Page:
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ACE active supervision: Achieving clinical excellence training

All counsellors & psychotherapists in the UK need to have regular supervision if they want to maintain their professional accreditation.  A central reason for this is to support therapists in being as helpful as possible for their clients.  Unfortunately supervision doesn't seem to do this particularly well.  In the most recent issue of the Cognitive Behavior Therapy journal, Alfonsson et al in their article "The effects of clinical supervision on supervisees and patients in cognitive behavioral therapy: a systematic review" clearly state "No study could show benefits from supervision for patients."  And this depressing conclusion simply affirms what previous research has already highlighted ...

Setting up a therapists' support group 1

Seven of us got together yesterday afternoon to talk about possibly setting up some kind of therapists' support group.  We're all therapists ourselves, and some of us are close to or on the mature side of 60.  All male therapists, so we're kind of "the Grizzlies".  Why do it?  It's mostly been me who has got this inital meeting to happen ... with some help from a friend.  Why the effort?  The email we sent out at the end of November was headed "Invitation to a therapists' support group" and it read:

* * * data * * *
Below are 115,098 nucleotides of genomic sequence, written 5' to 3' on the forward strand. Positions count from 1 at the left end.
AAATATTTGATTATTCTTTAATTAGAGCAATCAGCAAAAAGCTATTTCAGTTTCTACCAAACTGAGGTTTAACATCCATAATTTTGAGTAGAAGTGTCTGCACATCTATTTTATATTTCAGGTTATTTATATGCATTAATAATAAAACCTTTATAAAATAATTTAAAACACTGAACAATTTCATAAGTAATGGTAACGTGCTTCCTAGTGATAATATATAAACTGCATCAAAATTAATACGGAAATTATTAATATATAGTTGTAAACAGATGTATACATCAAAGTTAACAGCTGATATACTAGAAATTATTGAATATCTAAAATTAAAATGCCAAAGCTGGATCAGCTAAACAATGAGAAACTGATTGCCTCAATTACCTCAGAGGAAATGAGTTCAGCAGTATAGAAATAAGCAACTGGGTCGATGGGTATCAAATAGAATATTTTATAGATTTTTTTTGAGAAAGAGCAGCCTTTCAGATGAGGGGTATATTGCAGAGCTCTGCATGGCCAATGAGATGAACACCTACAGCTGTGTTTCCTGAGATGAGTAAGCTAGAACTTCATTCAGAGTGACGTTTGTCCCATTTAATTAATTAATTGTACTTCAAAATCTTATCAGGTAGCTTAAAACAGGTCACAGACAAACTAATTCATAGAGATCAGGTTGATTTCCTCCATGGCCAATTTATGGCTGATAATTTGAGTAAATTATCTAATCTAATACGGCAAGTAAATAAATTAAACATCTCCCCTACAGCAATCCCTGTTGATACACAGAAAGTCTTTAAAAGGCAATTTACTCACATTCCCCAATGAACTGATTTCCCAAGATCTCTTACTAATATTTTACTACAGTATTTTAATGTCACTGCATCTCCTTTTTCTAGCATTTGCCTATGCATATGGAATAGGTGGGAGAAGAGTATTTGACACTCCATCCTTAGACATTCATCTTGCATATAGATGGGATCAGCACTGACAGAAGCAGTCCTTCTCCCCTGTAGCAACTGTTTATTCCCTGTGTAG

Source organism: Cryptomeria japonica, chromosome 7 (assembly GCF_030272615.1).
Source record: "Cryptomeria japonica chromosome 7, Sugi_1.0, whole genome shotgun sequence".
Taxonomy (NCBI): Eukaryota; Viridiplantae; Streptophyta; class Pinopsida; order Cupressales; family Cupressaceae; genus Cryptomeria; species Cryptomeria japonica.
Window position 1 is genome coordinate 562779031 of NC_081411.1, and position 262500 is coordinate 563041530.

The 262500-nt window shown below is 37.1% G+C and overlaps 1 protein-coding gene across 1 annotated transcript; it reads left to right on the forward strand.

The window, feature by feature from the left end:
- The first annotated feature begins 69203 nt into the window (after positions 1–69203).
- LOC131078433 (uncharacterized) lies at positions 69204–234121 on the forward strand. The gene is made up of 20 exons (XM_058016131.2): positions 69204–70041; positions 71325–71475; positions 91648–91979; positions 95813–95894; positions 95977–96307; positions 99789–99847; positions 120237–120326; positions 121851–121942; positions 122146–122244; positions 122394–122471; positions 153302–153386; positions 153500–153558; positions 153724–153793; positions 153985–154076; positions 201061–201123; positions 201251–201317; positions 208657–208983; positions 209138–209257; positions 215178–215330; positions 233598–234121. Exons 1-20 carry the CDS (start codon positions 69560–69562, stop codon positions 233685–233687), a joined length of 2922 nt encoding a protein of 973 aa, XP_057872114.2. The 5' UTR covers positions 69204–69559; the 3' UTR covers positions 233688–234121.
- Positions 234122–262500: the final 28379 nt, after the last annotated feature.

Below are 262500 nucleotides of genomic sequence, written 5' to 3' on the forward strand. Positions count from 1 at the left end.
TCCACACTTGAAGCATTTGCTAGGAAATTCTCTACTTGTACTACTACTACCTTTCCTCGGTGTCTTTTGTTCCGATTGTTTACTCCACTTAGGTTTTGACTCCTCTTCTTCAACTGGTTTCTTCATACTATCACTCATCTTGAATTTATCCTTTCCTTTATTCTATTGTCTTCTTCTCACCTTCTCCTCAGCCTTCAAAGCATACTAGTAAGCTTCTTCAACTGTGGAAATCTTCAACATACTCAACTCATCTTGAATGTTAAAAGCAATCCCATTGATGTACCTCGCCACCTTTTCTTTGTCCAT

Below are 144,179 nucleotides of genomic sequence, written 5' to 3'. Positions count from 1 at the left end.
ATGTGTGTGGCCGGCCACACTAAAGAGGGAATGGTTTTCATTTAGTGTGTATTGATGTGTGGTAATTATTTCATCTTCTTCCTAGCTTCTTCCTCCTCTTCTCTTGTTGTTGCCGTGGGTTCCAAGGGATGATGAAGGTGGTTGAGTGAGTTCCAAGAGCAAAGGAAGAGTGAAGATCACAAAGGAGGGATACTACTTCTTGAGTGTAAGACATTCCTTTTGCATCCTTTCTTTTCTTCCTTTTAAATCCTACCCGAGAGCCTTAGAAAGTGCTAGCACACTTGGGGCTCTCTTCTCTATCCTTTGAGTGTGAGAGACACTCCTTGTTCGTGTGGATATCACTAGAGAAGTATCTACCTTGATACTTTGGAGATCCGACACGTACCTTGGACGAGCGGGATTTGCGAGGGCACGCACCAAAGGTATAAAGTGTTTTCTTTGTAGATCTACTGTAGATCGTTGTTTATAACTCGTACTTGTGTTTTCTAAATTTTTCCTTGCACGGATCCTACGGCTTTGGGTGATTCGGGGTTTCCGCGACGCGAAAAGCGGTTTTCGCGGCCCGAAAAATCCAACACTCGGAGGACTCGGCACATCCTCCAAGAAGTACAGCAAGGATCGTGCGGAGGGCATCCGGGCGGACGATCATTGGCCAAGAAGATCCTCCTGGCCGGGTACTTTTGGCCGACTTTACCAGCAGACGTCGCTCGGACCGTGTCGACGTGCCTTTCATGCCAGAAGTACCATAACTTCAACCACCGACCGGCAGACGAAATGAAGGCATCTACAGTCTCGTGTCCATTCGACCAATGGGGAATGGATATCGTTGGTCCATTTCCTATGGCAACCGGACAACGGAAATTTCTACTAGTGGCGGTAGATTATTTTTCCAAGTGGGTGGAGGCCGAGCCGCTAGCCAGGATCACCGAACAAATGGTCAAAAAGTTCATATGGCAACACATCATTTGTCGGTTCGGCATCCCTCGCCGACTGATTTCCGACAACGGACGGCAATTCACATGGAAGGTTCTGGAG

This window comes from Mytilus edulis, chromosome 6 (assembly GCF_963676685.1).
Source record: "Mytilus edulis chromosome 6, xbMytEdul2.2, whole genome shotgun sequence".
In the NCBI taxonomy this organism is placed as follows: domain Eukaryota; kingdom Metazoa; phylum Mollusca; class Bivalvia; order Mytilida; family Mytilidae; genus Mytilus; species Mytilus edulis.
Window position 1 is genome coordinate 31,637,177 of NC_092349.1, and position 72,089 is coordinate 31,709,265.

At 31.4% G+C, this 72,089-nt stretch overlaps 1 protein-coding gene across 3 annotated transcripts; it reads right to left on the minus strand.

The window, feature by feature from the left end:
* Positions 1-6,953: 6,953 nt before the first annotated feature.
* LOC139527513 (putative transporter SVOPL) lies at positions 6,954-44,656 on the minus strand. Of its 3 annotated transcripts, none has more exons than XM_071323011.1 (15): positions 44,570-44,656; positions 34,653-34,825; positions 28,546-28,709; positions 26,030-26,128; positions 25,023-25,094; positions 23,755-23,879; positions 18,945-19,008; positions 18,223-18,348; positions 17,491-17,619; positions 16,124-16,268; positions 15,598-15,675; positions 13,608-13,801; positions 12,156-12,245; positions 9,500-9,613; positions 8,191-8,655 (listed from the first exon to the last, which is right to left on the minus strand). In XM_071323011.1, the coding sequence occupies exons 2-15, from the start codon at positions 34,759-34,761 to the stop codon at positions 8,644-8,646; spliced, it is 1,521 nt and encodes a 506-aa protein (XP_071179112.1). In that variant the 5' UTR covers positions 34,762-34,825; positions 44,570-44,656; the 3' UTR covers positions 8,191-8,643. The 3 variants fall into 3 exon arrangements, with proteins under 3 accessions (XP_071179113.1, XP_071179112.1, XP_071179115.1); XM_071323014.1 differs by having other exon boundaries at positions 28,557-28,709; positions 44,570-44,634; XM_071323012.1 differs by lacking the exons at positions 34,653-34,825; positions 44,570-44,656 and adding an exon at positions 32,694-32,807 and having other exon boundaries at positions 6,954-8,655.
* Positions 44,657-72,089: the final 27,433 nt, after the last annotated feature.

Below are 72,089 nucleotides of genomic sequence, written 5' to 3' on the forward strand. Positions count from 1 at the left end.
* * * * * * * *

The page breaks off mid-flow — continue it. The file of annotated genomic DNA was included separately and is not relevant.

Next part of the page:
Greetings.

Recently two of us ... who have been involved with counselling/psychotherapy for many years, have been talking about some good things that might emerge from meeting up with other experienced therapists.  We've batted around a whole series of ideas and one that has emerged looks loosely like this:

Updated NICE guidelines on treating depression

NICE - the UK National Institute for Health and Clinical Excellence - recently published guidance on "Depression in adults (update)" and on "Depression with a chronic physical health problem".  The "Depression in adults (update)"  replaces guidance originally published in 2004 and amended in 2007.  The 28 page Quick reference guide provides a helpful overview.  Interestingly NICE here use the DSM-IV diagnostic criteria for depression rather than the ICD-10 criteria (used in their earlier publications).  A four step approach is charted - each step is described both by who the intervention is for (e.g.

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